That Doverove
Author Michál Ilava
Language Flag of Lovia Small Oceana
Publisher unknown
Publication date 1895
Editions One (1st)
Media type unknown
Pages unknown
Preceded by unknown

That Doverove (English: the Confidence) is a Lovian novel written by Michál Ilava in 1895. The original version is written in Oceana. Oos Wes Ilava translated it to English in 2008.

English version Edit

Intro Edit

There she is! The whore with fifteen pustules on her face. She's riding through Bratislave on a wounded horse. Under the trees the smell of unvictorious glory can be tasted. Where the roots of the willow and the lime tree meet and become one, she is waiting, but not on men. Where the lights of darkness join the road of death and the sparks of fire lighten up our town, she is waiting, but not on men. The crumpled lands of the toe of a nation are not hers. Her look is penetrating. She doesn't want to show her weakness, even though she is the weakest of all. Screaming words of unknown origin, whose meaning can't be found out. She does not belong here, this is not her place. Up there, behind the highest eyes, where the trees are like hair, she lives. She is afraid, she does not want to be alive. It wasn't her choice to live, she hasn't made herself. Far away, where she found birth, the dictators of the unknown rule. Those who say that all of their sins and bad ideas weren't theirs. They will be punished, they won't survive the apocalypse of the new earth. Earthquakes will soon follow and all bad names and all bad people will be washed away. Major floods will soon arrive. They will kill everybody who is lazy and does not work. Everybody with lots of money, with lots of eyes, pointed at their backs. And the whore she watches, she watches how day becomes night. Her voice is soundless. The look in her face can tell more than a million of her lies. She is waiting, but not on men.

Chapter I Edit

On the fields where once were battles, victories and defeats, the blood of a young farmboy falls on the ground. His arm is bleeding. When the whore bends her body without supplesness towards the bleeding farmboy, she takes a close eye. She takes the farmboy to a tree and the daemons of the new earth fly towards her. With her witchy eyes she walks through the forest of the one-eyed monk. She leaves the bleeding farmboy. From far away sounds of unknown languages arrive at her ear. She hears words she doesn't understand. When she listens very carefully, she hears: "Saanko tarjota teille jotain juotavaa?" She doesn't understand what it means, but it is the voice of Keilkiillaa, the one-eyed monk. A cup of fresh blood falls out of the sky. The whore is drinking it. Then, on a drowned goat, the monk arrives. With his one arm, five legs and one eye, which is hanging out of his face, he sings. He sings songs in languages from his Uralic ancestors. He says: "Verin kä sinä hudy, ol veri poikaa manwiljaa!" The whore doesn't understand it and keeps drinking the blood. When the cup is empty, the monk grabs it and refills it. He takes the farmboy and cuts off his right arm. The blood streams into the cup and the whore shouts. Her voice is penetrating. The monk explodes and thousends of pieces fly through the air. He disappears behind the clouds.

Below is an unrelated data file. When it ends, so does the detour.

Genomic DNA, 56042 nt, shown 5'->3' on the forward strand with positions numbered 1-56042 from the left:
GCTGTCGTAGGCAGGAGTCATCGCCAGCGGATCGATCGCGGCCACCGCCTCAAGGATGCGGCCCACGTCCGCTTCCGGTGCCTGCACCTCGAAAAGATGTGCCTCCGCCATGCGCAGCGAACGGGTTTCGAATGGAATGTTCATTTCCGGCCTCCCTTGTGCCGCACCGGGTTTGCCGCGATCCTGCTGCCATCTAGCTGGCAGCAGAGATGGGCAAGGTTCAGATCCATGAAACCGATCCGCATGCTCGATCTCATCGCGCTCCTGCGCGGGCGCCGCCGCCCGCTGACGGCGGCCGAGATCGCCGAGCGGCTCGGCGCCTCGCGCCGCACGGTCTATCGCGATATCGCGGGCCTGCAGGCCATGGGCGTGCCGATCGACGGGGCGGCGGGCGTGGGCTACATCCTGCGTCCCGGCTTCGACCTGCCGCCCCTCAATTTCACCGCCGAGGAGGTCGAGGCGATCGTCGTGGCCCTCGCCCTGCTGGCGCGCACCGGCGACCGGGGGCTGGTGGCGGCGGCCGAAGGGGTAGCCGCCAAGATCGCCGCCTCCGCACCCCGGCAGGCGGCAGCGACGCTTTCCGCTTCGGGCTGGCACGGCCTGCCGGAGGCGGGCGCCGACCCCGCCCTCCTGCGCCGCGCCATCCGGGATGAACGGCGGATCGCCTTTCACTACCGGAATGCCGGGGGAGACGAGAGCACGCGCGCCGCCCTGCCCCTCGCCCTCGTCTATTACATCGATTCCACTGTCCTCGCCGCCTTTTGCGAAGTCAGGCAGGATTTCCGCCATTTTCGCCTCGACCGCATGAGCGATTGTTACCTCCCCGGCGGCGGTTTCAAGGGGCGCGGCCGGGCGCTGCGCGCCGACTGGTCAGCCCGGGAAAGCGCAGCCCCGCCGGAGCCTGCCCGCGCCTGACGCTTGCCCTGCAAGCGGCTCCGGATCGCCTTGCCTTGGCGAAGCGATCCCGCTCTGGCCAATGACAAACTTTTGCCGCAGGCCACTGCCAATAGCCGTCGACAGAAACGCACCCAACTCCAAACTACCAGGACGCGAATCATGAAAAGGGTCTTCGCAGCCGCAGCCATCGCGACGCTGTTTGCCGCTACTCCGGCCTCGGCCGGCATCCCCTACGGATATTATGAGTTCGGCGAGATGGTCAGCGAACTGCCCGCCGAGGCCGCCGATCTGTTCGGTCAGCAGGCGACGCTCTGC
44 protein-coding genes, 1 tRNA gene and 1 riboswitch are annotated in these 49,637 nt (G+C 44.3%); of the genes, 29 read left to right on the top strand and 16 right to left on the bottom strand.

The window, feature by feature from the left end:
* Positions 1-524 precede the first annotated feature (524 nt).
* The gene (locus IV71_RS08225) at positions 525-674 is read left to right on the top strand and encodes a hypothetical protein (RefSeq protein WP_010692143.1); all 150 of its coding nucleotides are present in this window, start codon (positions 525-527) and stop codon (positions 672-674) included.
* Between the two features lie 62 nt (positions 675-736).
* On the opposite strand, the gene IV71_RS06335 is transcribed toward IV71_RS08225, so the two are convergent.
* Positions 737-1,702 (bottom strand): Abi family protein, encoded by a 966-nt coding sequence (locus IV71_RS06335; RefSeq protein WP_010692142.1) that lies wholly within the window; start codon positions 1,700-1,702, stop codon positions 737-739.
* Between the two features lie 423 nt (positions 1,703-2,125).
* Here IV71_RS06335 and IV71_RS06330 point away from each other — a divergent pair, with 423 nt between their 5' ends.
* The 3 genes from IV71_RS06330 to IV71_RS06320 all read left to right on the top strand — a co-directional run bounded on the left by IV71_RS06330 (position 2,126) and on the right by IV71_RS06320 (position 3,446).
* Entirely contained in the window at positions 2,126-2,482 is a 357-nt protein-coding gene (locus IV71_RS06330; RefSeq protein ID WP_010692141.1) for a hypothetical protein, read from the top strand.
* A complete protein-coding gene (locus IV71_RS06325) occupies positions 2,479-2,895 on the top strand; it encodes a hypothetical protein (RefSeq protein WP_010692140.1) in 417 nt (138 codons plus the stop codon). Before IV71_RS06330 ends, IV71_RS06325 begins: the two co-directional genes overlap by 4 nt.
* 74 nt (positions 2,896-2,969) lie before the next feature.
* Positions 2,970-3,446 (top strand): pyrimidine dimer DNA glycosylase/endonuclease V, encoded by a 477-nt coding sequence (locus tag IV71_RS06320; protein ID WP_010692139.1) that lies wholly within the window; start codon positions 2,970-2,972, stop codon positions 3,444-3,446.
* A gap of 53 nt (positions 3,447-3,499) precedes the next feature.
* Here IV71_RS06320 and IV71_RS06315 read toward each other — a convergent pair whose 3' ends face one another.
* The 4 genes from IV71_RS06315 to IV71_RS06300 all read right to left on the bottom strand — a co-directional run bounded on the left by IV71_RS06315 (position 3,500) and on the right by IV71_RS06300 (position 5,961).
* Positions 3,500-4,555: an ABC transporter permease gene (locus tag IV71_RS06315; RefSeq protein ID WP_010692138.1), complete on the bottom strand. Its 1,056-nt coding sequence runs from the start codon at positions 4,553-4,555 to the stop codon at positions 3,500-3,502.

Chapter II Edit

The whore runs through the forest. She runs to a nearby corn field. Far away she sees a wine yard. She runs towards the wine yard, but she falls. A jester throws a heavy stone. It nearly hits her, but she keeps going on. The jester keeps following her. He destroys everything in his path, but he didn't succeed in destroying the whore. A dictator from a far away land visits a small village nearby. He sees the jester following the whore. The dictator, called Pop-eyed Noah I, falls in love with the whore and gets addicted to her. He beats the jester and he locks him up. The whore smiles, but tries to ignore the dictator. At night, the whore leaves the village. In the morning the dictator is very angry and searches the whore. He sets light to the complete village and commits temporary suicide. The people of the village, at least those who survived, go to the death knight. They ask him to kill the evil spirit of the dictator. The death knight goes to the village. He speaks out the following words: "Minä, Hulul Suriac, tod valkalon Noahim." He fails, the dictator gets alive again. In his furiousity he bans the death knight and kills all survivers. He continues his search for the whore.

Chapter III Edit


The cathedral of Ktuedrqyd.

The whore arrives in the big city of Ktuedrqyd. For the first time she can see how large it is. She can see the areas for the poor and those for the rich. The town looks very wealthy and rich and a big cathedral has been built on a hill called Grgwudhw. Millions of towers and hundreds of miles of city wall protect the city. She isn't used to this, she is only familiar with the countryside. There is a special area on the market place where people are executed. The smell of blood can be detected from miles away. The whore goes to an inn in the district of Prdw. She orders some goat milk, duck o'bread and a room. She drinks three glasses of goat milk, eats a slice of duck o'bread and picks up her key. The innkeeper says she forgets to pay. The whore answers with a question about the amount. The innkeeper says that it's fifteen ghdgfrlqs. The whore asks if he can make it cheaper. "I know something," says the innkeeper, "when everybody is sleeping, so I'll see you when it's dark." With these words the whore pays five ghdgfrlqs and leaves for a rough night in the heart of the city. She didn't know what was going to happen.